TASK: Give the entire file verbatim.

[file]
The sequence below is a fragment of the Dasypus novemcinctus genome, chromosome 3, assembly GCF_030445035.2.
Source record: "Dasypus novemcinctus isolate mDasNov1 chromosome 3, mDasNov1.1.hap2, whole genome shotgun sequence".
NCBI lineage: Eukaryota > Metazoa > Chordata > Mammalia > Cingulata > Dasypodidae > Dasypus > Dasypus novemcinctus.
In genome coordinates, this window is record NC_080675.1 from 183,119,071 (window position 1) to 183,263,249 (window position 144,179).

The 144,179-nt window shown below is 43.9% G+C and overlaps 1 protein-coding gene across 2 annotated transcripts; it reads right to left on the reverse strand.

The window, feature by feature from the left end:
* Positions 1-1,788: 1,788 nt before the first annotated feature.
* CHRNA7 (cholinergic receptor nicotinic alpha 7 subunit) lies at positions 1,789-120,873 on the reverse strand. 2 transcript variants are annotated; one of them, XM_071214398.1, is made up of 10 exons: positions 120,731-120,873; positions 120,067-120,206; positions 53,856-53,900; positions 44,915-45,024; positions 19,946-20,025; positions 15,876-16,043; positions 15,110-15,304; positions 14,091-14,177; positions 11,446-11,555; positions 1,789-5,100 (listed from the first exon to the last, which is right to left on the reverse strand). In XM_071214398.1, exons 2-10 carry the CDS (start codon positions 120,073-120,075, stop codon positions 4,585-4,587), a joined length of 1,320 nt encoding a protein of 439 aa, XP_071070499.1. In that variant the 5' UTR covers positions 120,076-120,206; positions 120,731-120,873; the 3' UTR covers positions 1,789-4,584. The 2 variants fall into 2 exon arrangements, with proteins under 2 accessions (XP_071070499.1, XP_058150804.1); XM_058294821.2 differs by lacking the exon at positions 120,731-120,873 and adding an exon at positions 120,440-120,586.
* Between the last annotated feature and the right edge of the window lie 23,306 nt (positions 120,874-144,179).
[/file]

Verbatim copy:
The sequence below is a fragment of the Dasypus novemcinctus genome, chromosome 3, assembly GCF_030445035.2.
Source record: "Dasypus novemcinctus isolate mDasNov1 chromosome 3, mDasNov1.1.hap2, whole genome shotgun sequence".
NCBI lineage: Eukaryota > Metazoa > Chordata > Mammalia > Cingulata > Dasypodidae > Dasypus > Dasypus novemcinctus.
In genome coordinates, this window is record NC_080675.1 from 183,119,071 (window position 1) to 183,263,249 (window position 144,179).

The 144,179-nt window shown below is 43.9% G+C and overlaps 1 protein-coding gene across 2 annotated transcripts; it reads right to left on the reverse strand.

The window, feature by feature from the left end:
* Positions 1-1,788: 1,788 nt before the first annotated feature.
* CHRNA7 (cholinergic receptor nicotinic alpha 7 subunit) lies at positions 1,789-120,873 on the reverse strand. 2 transcript variants are annotated; one of them, XM_071214398.1, is made up of 10 exons: positions 120,731-120,873; positions 120,067-120,206; positions 53,856-53,900; positions 44,915-45,024; positions 19,946-20,025; positions 15,876-16,043; positions 15,110-15,304; positions 14,091-14,177; positions 11,446-11,555; positions 1,789-5,100 (listed from the first exon to the last, which is right to left on the reverse strand). In XM_071214398.1, exons 2-10 carry the CDS (start codon positions 120,073-120,075, stop codon positions 4,585-4,587), a joined length of 1,320 nt encoding a protein of 439 aa, XP_071070499.1. In that variant the 5' UTR covers positions 120,076-120,206; positions 120,731-120,873; the 3' UTR covers positions 1,789-4,584. The 2 variants fall into 2 exon arrangements, with proteins under 2 accessions (XP_071070499.1, XP_058150804.1); XM_058294821.2 differs by lacking the exon at positions 120,731-120,873 and adding an exon at positions 120,440-120,586.
* Between the last annotated feature and the right edge of the window lie 23,306 nt (positions 120,874-144,179).